We describe the clinical strategy implemented for successful treatment and outcome of pre-engraftment SARS-CoV2 infection in HCT recipient.
Robust levels of SARS-CoV-2-specific and functional T cells rapidly expanded early post-HCT and may have contributed to viral clearance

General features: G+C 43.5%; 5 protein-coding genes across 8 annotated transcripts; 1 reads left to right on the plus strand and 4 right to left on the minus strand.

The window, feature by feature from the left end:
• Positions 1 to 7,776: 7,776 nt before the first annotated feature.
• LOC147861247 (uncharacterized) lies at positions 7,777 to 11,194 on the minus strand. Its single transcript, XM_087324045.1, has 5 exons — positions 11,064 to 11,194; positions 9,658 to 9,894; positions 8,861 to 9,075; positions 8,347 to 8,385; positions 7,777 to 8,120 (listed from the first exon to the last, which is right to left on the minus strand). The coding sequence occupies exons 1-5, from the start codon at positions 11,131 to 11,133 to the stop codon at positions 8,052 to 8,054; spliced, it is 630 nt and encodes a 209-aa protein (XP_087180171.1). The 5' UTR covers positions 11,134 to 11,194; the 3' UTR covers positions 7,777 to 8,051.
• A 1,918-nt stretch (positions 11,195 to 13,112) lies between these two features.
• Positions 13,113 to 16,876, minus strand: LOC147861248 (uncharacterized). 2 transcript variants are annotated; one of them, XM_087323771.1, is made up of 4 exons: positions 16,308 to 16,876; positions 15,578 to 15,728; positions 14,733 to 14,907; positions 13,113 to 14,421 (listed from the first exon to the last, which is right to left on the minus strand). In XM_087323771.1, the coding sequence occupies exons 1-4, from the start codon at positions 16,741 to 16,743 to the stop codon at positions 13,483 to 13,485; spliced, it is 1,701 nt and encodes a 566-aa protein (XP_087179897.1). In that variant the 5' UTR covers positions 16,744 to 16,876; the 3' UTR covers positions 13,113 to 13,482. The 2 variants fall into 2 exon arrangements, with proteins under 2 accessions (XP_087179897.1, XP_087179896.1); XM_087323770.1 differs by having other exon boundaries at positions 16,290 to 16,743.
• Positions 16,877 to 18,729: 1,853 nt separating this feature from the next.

Coronavirus disease 2019 (COVID-19), caused by severe acute respiratory syndrome coronavirus 2 (SARS-CoV-2) infection has emerged as a global pandemic that upended existing protocols and practices, including those for allogeneic hematopoietic stem cell transplantation (HCT). Here we describe the successful clinical course and multiple key interventions administered to an acute lymphoblastic leukemia patient, who tested SARS-CoV-2 positive by RT-PCR on day -1 of matched unrelated donor (SARS-CoV-2 IgG negative) T-cell-replete HCT. This experience allowed for implementing a virologic and immunomonitoring panel to characterize the impact of SARS-CoV-2 on the recipient's nascent humoral and cellular immune response. The finding of robust, functional, and persistent levels of SARS-CoV-2 specific T-cells, starting early after transplant was unexpected, and in combination with the clinical strategy may have contributed to the favorable outcome. Additionally, it is plausible that pre-existing cross-reactive endemic coronavirus immunity in the allogeneic graft reduced recipient susceptibility to COVID-19 disease. This case supports the critical role that T-cell responses may play in mitigating SARS-CoV-2 infection, even in the context of transplant immunosuppression, in which reconstitution of humoral response is commonly delayed. Interventional approaches to transfer SARS-CoV-2-specific cellular immunity such as HCT donor vaccination and adaptive cellular therapy could be of benefit.